Recently, the results of an early human phase clinical trial have shown that mRNA technology can be successfully applied to diseases other than COVID-19, such as skin cancer.
Moderna and Merck used an mRNA anti-cancer vaccine based on the same technology used to develop some COVID-19 vaccines, except that instead of using proteins from a virus to activate the immune system, they used some of the factors produced individually by the tumours owned by each of the patients.
This phase-2b trial involved 157 patients with advanced stage melanoma, who had their tutors removed before starting treatment both with an immunotherapeutic (Pembrolizumab) and receiving the mRNA vaccine against their individual skin cancer. After one year, the combined therapy with the mRNA vaccine reduced the risk of death or recurrence by 44%, compared to those patients who only received the immunotherapy. Also, and very importantly, there appeared to be no significantly increased adverse events in patients receiving the combination therapy (serious treatment-related adverse events occurred in 14.4% of patients who received the combination versus 10% with the immunotherapy alone).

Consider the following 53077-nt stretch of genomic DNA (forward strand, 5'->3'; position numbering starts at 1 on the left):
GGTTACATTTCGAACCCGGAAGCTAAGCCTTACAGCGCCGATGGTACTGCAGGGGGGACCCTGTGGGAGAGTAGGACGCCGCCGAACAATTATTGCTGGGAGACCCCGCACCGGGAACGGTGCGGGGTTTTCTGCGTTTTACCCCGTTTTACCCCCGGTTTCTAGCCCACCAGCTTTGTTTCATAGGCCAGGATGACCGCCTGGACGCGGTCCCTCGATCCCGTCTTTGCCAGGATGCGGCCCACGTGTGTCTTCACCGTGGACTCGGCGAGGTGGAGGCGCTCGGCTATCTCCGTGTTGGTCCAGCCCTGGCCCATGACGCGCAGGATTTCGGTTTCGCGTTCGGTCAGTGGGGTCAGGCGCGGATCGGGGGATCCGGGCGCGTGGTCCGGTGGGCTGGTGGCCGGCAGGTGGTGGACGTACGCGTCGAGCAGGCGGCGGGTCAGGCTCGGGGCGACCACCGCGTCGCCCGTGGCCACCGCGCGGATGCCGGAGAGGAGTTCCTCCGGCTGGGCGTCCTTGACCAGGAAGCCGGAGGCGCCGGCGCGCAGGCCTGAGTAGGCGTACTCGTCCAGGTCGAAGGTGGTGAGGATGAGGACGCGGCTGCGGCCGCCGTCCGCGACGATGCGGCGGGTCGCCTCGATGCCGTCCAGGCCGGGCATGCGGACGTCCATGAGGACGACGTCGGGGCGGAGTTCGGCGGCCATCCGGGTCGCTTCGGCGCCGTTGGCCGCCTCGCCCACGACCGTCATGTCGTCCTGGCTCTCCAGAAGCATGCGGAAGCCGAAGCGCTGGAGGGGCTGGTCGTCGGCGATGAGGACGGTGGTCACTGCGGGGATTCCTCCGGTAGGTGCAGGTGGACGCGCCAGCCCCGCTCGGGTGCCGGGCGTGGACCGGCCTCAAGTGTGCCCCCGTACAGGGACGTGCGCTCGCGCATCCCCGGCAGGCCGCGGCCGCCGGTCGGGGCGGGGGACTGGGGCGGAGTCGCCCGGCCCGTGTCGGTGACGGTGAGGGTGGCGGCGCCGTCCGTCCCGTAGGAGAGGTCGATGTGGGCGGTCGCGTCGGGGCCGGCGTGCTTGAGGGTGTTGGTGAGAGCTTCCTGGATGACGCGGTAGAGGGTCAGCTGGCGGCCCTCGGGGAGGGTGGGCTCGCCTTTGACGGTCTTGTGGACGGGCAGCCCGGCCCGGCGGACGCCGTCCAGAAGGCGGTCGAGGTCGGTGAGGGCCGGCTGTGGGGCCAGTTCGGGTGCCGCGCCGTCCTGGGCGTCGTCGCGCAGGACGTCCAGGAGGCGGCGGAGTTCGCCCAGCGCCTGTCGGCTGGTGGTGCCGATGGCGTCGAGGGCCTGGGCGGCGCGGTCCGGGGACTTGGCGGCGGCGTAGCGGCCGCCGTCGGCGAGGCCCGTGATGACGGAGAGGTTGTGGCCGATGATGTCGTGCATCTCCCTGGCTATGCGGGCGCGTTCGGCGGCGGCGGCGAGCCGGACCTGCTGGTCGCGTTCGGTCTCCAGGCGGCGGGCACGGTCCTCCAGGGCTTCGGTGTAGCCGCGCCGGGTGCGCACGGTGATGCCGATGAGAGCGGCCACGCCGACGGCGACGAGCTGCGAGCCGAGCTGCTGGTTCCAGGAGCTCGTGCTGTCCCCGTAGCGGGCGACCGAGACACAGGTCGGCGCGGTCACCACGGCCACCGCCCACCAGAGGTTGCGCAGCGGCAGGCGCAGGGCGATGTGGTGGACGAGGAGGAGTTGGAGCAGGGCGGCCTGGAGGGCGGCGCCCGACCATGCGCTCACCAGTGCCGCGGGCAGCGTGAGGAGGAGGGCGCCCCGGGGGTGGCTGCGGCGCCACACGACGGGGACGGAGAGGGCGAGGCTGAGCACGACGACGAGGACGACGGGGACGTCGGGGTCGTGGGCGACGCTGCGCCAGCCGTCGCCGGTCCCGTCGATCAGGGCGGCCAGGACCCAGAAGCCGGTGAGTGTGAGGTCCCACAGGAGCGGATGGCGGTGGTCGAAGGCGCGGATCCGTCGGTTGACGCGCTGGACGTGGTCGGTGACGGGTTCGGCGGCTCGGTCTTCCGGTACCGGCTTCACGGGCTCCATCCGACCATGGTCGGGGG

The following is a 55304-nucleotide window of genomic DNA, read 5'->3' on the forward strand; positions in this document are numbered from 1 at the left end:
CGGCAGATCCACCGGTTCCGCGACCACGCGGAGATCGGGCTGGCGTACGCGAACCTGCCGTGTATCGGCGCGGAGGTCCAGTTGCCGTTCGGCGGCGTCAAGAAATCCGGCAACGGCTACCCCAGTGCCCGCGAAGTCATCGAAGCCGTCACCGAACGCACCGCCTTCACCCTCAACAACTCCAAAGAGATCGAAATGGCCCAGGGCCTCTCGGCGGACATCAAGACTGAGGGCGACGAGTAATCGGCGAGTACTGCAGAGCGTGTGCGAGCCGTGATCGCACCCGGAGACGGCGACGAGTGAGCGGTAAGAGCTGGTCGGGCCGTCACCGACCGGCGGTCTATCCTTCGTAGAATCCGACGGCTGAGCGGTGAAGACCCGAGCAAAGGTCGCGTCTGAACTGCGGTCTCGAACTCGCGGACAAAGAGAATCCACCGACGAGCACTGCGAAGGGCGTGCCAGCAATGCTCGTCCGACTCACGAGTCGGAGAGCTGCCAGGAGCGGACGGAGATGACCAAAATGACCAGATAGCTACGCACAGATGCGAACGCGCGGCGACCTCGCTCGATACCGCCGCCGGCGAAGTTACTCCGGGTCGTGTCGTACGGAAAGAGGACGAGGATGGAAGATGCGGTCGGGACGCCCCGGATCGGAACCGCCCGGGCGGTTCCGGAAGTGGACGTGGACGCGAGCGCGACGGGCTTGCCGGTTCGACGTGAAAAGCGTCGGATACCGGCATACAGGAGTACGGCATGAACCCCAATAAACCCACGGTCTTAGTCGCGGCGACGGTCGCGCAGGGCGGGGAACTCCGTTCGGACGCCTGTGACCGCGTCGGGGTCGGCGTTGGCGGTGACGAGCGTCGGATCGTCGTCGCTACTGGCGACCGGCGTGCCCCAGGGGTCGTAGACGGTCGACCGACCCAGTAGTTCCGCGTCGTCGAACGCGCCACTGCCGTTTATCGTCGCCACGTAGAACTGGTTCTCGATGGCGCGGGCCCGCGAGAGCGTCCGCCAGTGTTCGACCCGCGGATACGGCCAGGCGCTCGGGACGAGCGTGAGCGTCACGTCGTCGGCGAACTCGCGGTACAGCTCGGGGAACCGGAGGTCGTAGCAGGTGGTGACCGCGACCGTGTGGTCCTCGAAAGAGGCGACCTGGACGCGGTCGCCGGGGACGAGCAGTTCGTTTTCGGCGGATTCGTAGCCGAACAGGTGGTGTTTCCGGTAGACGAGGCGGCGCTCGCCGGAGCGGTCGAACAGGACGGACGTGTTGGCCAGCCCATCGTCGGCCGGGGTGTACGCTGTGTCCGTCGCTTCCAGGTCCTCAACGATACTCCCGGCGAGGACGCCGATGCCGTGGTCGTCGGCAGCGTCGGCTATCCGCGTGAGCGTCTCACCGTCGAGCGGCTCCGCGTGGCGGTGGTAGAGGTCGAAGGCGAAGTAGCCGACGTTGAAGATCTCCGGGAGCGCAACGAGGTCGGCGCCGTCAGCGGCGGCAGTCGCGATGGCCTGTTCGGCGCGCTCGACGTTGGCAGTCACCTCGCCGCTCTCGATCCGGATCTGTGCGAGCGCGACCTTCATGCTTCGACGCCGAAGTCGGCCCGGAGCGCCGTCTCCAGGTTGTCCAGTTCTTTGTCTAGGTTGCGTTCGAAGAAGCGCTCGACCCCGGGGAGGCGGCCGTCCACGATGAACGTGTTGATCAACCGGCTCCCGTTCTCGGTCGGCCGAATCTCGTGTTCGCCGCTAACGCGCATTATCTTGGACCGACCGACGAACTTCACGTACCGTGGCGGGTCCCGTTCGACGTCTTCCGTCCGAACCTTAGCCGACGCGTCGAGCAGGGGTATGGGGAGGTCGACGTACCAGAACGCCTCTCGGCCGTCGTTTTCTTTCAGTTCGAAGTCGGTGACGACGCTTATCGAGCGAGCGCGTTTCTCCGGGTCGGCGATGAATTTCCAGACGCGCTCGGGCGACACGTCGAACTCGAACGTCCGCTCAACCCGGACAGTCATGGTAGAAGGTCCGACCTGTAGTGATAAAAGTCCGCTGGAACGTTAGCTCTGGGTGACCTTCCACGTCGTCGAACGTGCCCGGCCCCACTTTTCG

Based on these promising and exciting results, the drug companies are already thinking about requesting the authorities for approval to run a phase 3 study, which would eventually lead to commercialization in case of favourable results.
This all indicates the potential of mRNA technology for the future of personalized medicine. However, as you can imagine personalizing a therapy is not particularly easy, fast or cheap. That is why, as interesting and positive as this is, we will have to wait until this therapeutics first hit the market, and then, they become affordable to everyone in need.